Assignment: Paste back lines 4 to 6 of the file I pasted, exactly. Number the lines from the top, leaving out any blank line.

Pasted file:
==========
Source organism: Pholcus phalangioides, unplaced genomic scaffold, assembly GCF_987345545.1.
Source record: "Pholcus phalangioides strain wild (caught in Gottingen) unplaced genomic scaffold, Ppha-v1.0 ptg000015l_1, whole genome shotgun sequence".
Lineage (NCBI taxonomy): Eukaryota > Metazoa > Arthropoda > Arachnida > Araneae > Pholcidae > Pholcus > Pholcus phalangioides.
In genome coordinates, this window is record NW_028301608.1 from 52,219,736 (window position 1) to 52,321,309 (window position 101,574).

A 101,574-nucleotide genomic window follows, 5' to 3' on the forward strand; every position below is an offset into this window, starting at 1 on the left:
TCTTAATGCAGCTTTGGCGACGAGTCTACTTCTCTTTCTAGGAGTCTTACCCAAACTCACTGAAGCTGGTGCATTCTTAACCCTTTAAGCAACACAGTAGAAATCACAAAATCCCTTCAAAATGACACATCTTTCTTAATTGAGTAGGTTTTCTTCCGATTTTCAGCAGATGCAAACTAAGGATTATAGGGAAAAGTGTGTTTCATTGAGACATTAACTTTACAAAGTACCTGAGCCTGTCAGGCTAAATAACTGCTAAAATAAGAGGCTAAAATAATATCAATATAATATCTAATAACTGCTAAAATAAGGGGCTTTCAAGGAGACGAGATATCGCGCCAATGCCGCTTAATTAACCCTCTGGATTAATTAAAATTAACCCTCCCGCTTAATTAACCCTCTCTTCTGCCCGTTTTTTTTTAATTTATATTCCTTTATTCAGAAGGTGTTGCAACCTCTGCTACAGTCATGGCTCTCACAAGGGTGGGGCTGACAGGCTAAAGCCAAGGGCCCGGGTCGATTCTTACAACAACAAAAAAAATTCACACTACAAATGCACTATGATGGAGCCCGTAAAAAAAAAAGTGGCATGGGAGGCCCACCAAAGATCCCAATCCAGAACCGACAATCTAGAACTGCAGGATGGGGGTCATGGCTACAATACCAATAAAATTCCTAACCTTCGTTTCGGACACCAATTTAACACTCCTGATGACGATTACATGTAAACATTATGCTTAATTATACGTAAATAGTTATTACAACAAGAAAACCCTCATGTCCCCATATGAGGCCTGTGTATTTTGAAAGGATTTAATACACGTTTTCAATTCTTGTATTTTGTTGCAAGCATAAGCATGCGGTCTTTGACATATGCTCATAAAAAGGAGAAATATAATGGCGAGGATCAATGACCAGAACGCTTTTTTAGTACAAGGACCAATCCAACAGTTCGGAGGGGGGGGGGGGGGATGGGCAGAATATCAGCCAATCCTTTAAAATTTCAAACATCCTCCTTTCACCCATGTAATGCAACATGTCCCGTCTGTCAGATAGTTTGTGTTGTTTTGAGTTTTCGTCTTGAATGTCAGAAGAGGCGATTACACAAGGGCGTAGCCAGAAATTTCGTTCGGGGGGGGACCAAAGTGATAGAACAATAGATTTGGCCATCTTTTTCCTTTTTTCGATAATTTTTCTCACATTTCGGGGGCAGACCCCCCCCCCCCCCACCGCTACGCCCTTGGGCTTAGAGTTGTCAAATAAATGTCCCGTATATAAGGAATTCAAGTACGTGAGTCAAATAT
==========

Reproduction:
In genome coordinates, this window is record NW_028301608.1 from 52,219,736 (window position 1) to 52,321,309 (window position 101,574).

A 101,574-nucleotide genomic window follows, 5' to 3' on the forward strand; every position below is an offset into this window, starting at 1 on the left:
TCTTAATGCAGCTTTGGCGACGAGTCTACTTCTCTTTCTAGGAGTCTTACCCAAACTCACTGAAGCTGGTGCATTCTTAACCCTTTAAGCAACACAGTAGAAATCACAAAATCCCTTCAAAATGACACATCTTTCTTAATTGAGTAGGTTTTCTTCCGATTTTCAGCAGATGCAAACTAAGGATTATAGGGAAAAGTGTGTTTCATTGAGACATTAACTTTACAAAGTACCTGAGCCTGTCAGGCTAAATAACTGCTAAAATAAGAGGCTAAAATAATATCAATATAATATCTAATAACTGCTAAAATAAGGGGCTTTCAAGGAGACGAGATATCGCGCCAATGCCGCTTAATTAACCCTCTGGATTAATTAAAATTAACCCTCCCGCTTAATTAACCCTCTCTTCTGCCCGTTTTTTTTTAATTTATATTCCTTTATTCAGAAGGTGTTGCAACCTCTGCTACAGTCATGGCTCTCACAAGGGTGGGGCTGACAGGCTAAAGCCAAGGGCCCGGGTCGATTCTTACAACAACAAAAAAAATTCACACTACAAATGCACTATGATGGAGCCCGTAAAAAAAAAAGTGGCATGGGAGGCCCACCAAAGATCCCAATCCAGAACCGACAATCTAGAACTGCAGGATGGGGGTCATGGCTACAATACCAATAAAATTCCTAACCTTCGTTTCGGACACCAATTTAACACTCCTGATGACGATTACATGTAAACATTATGCTTAATTATACGTAAATAGTTATTACAACAAGAAAACCCTCATGTCCCCATATGAGGCCTGTGTATTTTGAAAGGATTTAATACACGTTTTCAATTCTTGTATTTTGTTGCAAGCATAAGCATGCGGTCTTTGACATATGCTCATAAAAAGGAGAAATATAATGGCGAGGATCAATGACCAGAACGCTTTTTTAGTACAAGGACCAATCCAACAGTTCGGAGGGGGGGGGGGGGGATGGGCAGAATATCAGCCAATCCTTTAAAATTTCAAACATCCTCCTTTCACCCATGTAATGCAACATGTCCCGTCTGTCAGATAGTTTGTGTTGTTTTGAGTTTTCGTCTTGAATGTCAGAAGAGGCGATTACACAAGGGCGTAGCCAGAAATTTCGTTCGGGGGGGGACCAAAGTGATAGAACAATAGATTTGGCCATCTTTTTCCTTTTTTCGATAATTTTTCTCACATTTCGGGGGCAGACCCCCCCCCCCCCCACCGCTACGCCCTTGGGCTTAGAGTTGTCAAATAAATGTCCCGTATATAAGGAATTCAAGTACGTGAGTCAAATAT